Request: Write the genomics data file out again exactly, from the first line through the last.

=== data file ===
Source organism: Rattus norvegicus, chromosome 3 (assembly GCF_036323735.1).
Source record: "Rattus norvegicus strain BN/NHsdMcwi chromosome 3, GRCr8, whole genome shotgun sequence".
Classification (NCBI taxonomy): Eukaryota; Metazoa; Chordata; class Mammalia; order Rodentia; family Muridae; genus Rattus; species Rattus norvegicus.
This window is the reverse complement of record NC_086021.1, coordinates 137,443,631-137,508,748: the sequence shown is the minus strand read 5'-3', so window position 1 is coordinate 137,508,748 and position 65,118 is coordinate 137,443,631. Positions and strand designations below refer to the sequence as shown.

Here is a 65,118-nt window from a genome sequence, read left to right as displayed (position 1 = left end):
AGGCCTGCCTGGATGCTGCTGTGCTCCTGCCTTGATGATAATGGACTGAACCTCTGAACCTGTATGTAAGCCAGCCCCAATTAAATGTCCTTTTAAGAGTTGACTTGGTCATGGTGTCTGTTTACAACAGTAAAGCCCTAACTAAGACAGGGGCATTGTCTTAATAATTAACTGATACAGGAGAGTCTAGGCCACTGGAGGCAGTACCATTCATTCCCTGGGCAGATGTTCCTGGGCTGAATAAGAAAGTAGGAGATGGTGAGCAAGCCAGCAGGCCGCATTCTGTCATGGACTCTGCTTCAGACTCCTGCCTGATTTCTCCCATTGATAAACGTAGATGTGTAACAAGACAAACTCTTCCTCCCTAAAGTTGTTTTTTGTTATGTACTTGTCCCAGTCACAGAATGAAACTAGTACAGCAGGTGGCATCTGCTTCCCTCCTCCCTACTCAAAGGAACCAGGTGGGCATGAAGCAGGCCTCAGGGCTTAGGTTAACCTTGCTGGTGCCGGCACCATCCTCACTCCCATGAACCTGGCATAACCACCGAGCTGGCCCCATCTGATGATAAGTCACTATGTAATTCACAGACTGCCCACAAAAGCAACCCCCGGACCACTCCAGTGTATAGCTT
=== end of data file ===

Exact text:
Source organism: Rattus norvegicus, chromosome 3 (assembly GCF_036323735.1).
Source record: "Rattus norvegicus strain BN/NHsdMcwi chromosome 3, GRCr8, whole genome shotgun sequence".
Classification (NCBI taxonomy): Eukaryota; Metazoa; Chordata; class Mammalia; order Rodentia; family Muridae; genus Rattus; species Rattus norvegicus.
This window is the reverse complement of record NC_086021.1, coordinates 137,443,631-137,508,748: the sequence shown is the minus strand read 5'-3', so window position 1 is coordinate 137,508,748 and position 65,118 is coordinate 137,443,631. Positions and strand designations below refer to the sequence as shown.

Here is a 65,118-nt window from a genome sequence, read left to right as displayed (position 1 = left end):
AGGCCTGCCTGGATGCTGCTGTGCTCCTGCCTTGATGATAATGGACTGAACCTCTGAACCTGTATGTAAGCCAGCCCCAATTAAATGTCCTTTTAAGAGTTGACTTGGTCATGGTGTCTGTTTACAACAGTAAAGCCCTAACTAAGACAGGGGCATTGTCTTAATAATTAACTGATACAGGAGAGTCTAGGCCACTGGAGGCAGTACCATTCATTCCCTGGGCAGATGTTCCTGGGCTGAATAAGAAAGTAGGAGATGGTGAGCAAGCCAGCAGGCCGCATTCTGTCATGGACTCTGCTTCAGACTCCTGCCTGATTTCTCCCATTGATAAACGTAGATGTGTAACAAGACAAACTCTTCCTCCCTAAAGTTGTTTTTTGTTATGTACTTGTCCCAGTCACAGAATGAAACTAGTACAGCAGGTGGCATCTGCTTCCCTCCTCCCTACTCAAAGGAACCAGGTGGGCATGAAGCAGGCCTCAGGGCTTAGGTTAACCTTGCTGGTGCCGGCACCATCCTCACTCCCATGAACCTGGCATAACCACCGAGCTGGCCCCATCTGATGATAAGTCACTATGTAATTCACAGACTGCCCACAAAAGCAACCCCCGGACCACTCCAGTGTATAGCTT